Bats: not just pests
Healthy Indiana bats (Ann Froschauer/USFWS under a CC Licence)
At the famous Damnoen Saduak floating market in Thailand, where women sell flowers, sweet and meat from small boats, many tourists buy a ‘bat box’ – a box with dead bats and insects inside.
‘We’re helping the local people by taking away the bats,’ says one Australian. ‘Think of all the diseases they spread – rabies, malaria, cholera, TB…’
I checked on eBay and found that there is a good business in bat boxes from Asia. This is one of many threats – habitat loss, pollution and pesticides – that are cutting the numbers of bat species worldwide. Clearly, people don’t understand bats; and bats are in trouble.
Most bats only have one baby each year. This means they could be in danger of extinction. Rob Mies, Executive Director of the Organization for Bat Conservation, thinks that we could lose about half of our 1,200 bat species over the next 100 years. Bats are famous for horror films, so many people forget that about 500 agricultural plants, including bananas, avocados and mangos, need them for pollination and seed distribution.
Bat products also make a lot of money. Droppings or “guano”, a major source of food for fish, salamanders and frogs, is excellent fertilizer that is sold and used by small scale farmers across the developing world.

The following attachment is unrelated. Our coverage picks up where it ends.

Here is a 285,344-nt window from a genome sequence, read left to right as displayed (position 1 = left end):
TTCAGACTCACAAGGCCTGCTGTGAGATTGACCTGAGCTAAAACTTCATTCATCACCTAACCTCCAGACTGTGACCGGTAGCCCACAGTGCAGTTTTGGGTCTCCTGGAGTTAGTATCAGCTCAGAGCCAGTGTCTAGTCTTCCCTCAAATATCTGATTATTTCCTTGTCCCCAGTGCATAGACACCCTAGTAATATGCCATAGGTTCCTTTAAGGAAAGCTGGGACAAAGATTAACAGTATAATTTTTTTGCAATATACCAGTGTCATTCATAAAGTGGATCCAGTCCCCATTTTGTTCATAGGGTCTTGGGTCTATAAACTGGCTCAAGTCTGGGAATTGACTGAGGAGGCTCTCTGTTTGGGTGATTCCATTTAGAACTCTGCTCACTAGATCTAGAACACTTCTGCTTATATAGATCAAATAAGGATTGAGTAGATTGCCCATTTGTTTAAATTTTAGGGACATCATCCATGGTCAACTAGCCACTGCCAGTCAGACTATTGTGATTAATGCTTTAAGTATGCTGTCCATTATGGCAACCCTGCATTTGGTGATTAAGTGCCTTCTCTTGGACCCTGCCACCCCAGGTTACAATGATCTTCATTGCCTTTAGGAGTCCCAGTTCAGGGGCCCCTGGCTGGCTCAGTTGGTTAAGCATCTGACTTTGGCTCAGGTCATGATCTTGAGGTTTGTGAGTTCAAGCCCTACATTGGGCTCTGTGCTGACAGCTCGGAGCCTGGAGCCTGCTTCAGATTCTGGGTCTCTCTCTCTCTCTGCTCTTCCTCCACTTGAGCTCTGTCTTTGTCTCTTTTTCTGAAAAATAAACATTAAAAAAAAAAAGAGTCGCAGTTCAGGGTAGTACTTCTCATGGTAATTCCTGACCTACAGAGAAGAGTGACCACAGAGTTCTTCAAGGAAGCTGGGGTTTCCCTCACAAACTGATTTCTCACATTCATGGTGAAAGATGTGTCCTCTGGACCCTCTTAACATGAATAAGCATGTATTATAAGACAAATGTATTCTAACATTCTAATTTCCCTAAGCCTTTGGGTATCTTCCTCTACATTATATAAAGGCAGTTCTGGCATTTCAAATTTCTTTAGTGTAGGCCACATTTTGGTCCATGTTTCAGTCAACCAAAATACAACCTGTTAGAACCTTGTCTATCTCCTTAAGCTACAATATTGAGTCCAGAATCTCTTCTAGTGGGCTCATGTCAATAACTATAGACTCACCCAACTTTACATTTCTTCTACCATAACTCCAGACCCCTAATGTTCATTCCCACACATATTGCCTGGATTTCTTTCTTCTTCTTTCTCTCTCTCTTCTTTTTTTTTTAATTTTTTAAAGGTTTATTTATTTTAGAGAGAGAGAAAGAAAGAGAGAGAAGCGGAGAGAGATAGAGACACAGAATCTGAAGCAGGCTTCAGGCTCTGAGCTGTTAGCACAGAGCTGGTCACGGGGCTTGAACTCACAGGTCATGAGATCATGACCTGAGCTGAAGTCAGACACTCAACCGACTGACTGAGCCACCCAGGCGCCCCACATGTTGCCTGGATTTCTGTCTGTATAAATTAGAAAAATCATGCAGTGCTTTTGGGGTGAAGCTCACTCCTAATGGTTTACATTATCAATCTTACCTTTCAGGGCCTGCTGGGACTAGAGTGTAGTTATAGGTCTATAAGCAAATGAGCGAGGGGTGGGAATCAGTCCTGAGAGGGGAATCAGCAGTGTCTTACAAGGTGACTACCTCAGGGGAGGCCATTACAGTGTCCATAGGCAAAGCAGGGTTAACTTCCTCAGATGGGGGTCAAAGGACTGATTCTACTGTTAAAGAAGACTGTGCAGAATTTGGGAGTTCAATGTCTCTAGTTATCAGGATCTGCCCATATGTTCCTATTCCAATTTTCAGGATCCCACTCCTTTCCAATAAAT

Some bats eat insects and reduce the need for harmful chemicals; the bats in Khao Chong Pran cave in Thailand eat about 20 tonnes of insects every night. The tourists who buy the bat boxes in the floating market don’t know this, but bats don’t spread malaria. Instead, many bats eat the mosquitoes that could give malaria to humans.
But tourism can be good or bad. If tourism is done well, it can keep the numbers of bats and also be good for local people. A good example is the Congress Avenue Bridge in central Austin, Texas, where 1.5 million Mexican free-tailed bats live. 100,000 visitors come to see them every year – and they earn $10 million from this. It’s time to change what people think about bats before it’s too late – they are good, not bad!
As this article has been simplified, the words, text structure and quotes may have been changed. For the original, please see: http://newint.org/sections/agenda/2013/07/01/bat-conservation/